Home-School Transcripts

Whew! I just finished a marathon session assembling my oldest son’s high school transcript and helping him get together four college applications.  Every school wanted something a little different – some wanted attendance records and proof of compliance with state home-school laws, some wanted detailed course descriptions including topics covered along with the books we used (in MLA format). 

There were also various forms and letters of recommendation to request from my son’s other teachers/mentors, and LOTS of essays to write (all of the schools had different essay prompts).  I will definitely be starting this process earlier in the year with my next two kids.  In fact, I’m starting now.

One of the benefits of this experience has been learning how to use my “HomeSchool Tracker” software better.  I’ve been using it for about four years, and each year I seem to get a little better with organizing its myriad features.  But when it came time to print a transcript report, I couldn’t get it to include everything it was supposed to include, and finally figured out why.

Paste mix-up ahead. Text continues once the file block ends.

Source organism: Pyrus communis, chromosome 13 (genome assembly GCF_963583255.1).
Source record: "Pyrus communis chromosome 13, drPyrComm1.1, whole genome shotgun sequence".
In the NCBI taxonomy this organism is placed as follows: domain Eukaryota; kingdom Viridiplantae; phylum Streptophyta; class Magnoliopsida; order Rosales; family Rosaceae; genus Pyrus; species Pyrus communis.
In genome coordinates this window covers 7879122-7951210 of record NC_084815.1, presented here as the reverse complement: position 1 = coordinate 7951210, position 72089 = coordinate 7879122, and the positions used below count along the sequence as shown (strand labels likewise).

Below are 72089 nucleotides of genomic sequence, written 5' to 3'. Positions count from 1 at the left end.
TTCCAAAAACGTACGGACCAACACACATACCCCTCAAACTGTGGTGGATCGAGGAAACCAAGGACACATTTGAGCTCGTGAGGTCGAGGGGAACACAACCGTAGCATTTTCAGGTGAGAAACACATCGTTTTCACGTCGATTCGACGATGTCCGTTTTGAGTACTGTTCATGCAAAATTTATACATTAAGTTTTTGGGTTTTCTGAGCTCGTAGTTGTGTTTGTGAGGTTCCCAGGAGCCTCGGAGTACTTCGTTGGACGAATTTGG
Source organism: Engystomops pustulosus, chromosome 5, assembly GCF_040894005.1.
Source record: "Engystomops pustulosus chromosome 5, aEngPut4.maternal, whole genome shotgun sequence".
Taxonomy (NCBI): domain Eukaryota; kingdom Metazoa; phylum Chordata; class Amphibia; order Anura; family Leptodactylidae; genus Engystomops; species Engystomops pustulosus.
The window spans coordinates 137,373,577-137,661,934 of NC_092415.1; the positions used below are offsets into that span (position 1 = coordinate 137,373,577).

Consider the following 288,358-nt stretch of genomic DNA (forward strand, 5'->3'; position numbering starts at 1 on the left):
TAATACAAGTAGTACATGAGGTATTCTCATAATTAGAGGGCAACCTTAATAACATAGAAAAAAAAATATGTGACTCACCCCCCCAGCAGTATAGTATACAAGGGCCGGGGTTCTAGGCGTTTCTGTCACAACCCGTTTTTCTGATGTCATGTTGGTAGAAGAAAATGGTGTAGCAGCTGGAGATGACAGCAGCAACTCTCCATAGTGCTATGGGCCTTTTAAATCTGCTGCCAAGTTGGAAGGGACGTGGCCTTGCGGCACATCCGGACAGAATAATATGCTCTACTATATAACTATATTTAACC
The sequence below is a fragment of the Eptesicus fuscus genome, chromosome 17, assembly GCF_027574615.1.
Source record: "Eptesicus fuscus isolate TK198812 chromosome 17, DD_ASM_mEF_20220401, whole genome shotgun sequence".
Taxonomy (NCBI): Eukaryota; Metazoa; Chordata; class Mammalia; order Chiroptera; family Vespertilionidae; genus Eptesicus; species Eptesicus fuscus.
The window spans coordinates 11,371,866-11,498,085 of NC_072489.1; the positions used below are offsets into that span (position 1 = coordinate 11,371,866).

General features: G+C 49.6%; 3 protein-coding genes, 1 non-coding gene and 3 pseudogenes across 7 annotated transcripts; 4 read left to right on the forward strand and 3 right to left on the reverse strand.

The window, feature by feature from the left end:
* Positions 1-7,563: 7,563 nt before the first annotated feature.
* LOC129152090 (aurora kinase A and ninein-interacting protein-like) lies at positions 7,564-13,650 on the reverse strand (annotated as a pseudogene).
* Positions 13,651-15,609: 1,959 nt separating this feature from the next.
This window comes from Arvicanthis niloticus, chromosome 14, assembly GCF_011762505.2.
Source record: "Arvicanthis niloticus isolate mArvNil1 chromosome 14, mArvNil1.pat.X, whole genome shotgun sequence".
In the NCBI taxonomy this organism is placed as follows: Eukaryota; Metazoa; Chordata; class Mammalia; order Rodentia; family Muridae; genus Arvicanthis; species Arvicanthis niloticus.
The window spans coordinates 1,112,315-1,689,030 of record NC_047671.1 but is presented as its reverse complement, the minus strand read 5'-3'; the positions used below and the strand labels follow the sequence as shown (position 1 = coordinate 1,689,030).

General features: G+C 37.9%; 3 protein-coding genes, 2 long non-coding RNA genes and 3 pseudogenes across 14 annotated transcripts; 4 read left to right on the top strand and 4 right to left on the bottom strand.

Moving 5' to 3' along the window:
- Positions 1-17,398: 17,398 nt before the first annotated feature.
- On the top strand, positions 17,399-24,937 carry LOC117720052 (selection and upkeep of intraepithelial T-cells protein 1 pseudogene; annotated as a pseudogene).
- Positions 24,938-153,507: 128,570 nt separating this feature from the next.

For the benefit of readers who may also use HS Tracker – take the time to read the “help” files thoroughly and set the database up properly at the beginning of each year.  It takes a lot of time at first, but will pay off in the end!  I originally learned to use the “Resources” list, “Lesson Plans,” and “Assignments.”  But I realized too late that I should have been creating “Courses,” within subject areas.  I never really understood the need for “Courses” when I was getting along fine with “Subject” and “Lesson Plan.”  Now I get it – and it would have made transcript time much simpler.  Also, you have to use the “Assignment” feature and check off when things are accomplished or else none of your student’s work will show up in your end-of-year reports.

Another word of advice:  include your student when you make lesson plans, schedules, course descriptions, etc… on HS Tracker (or any planning method).  This gives them ownership of their education and lets them see their work recorded for posterity.  Show them how to fill in their reading lists and journal entries.  And if your student has a self-designed course, ask them to create a Lesson Plan for the semester, which will be the basis for their assignments (to themselves).

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